With these moving parts you can see that this is a very complicated decision. But I often tell people that although this decision is complex you should have a basic understanding of the “whys” in doing this planning even if you intend to hire a planner. It’s much like driving my car. I understand that if I press the accelerator I will begin to move or move faster. Understanding the intricacies of the internal combustion engine is not necessary to perform this basic action. I understand that if I turn the steering wheel my automobile will change direction. However I do not understand caster angles, steering linkages or the variation of Ackermann steering geometry that my vehicle uses. In short, I have enough knowledge to keep me safe and allow me to perform the basic operations that I need. But when it’s time to dig deeper, I go to a professional.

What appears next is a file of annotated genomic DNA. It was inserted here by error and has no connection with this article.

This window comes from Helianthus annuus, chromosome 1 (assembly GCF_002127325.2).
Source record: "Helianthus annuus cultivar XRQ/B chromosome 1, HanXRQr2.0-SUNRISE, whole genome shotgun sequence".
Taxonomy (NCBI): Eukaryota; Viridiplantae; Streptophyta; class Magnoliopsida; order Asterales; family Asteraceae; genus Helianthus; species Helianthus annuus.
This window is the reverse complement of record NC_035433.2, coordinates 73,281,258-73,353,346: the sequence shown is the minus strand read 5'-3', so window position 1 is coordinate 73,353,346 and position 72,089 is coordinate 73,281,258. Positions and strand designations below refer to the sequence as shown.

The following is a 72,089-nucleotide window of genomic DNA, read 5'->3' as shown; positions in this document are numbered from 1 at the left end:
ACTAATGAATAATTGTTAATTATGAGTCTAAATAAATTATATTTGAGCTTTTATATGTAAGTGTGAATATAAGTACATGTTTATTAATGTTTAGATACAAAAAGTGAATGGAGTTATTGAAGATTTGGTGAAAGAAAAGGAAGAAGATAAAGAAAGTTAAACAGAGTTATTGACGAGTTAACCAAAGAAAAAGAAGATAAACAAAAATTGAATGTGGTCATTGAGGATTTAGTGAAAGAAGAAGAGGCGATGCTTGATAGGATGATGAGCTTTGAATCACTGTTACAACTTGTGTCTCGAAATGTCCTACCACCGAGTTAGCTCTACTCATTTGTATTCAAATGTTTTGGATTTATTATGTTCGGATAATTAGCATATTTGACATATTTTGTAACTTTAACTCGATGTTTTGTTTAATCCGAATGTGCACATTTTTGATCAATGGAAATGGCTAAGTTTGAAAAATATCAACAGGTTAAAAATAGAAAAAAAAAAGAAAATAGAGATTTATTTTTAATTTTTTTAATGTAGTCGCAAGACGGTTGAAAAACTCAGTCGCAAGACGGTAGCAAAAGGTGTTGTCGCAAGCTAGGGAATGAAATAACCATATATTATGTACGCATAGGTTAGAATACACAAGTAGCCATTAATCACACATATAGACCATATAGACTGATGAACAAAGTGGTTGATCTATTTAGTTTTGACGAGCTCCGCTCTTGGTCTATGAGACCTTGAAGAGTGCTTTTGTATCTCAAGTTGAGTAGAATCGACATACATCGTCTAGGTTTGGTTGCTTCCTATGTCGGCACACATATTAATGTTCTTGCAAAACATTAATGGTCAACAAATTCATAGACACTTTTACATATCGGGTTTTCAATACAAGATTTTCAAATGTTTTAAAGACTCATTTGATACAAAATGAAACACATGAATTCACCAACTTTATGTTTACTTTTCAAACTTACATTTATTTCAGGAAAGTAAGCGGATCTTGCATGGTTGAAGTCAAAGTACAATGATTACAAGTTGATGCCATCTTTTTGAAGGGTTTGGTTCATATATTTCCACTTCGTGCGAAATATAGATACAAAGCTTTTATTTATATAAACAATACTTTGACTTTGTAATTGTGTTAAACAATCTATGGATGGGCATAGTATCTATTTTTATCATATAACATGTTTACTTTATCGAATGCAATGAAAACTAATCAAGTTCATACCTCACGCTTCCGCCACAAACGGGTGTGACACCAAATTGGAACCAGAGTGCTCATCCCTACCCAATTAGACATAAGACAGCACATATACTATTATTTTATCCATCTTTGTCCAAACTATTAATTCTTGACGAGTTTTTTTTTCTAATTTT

How to find someone to help you.

So where do you turn for advice? One place to start would be to find a financial planner that is knowledgeable about Social Security benefits. You can go to** and look at their directory or just call a local financial planner to see what they know.  Here are a few qualifying questions to ask them:

• “How much of a cut in benefits will I take if I apply early instead of the normal retirement age?”

• “If I decide to go back to work after starting retirement, how much can I earn before my benefits are reduced? Does that apply prior to age 66 or after?”

• “What is provisional income?”

• “How will it impact my spouse if I elect now and then die?”

• “What is the file and suspend strategy?”

• “What is a restricted application?”

If they make it through these questions without too much bumbling around they may know more about Social Security than the average financial advisor. A word of caution here, expect to pay for this. If they offer Social Security planning for “free” there will most likely be an investment pitch tied to it.

If you have any questions about this or other financial planning topics please don’t hesitate to contact me at or find me online at


*Income of the Population 55 and Older, 2008—Social Security Administration

**Social Security Timing is not affiliated with or endorsed by Carroll Investment Management or LPL Financial.


Chart 2: This illustration assumes the following benefits:

Age 62 $1,500 per month to age 91

Age 66 $2,000 per month to age 91

Age 70 $2,640 per month to age 91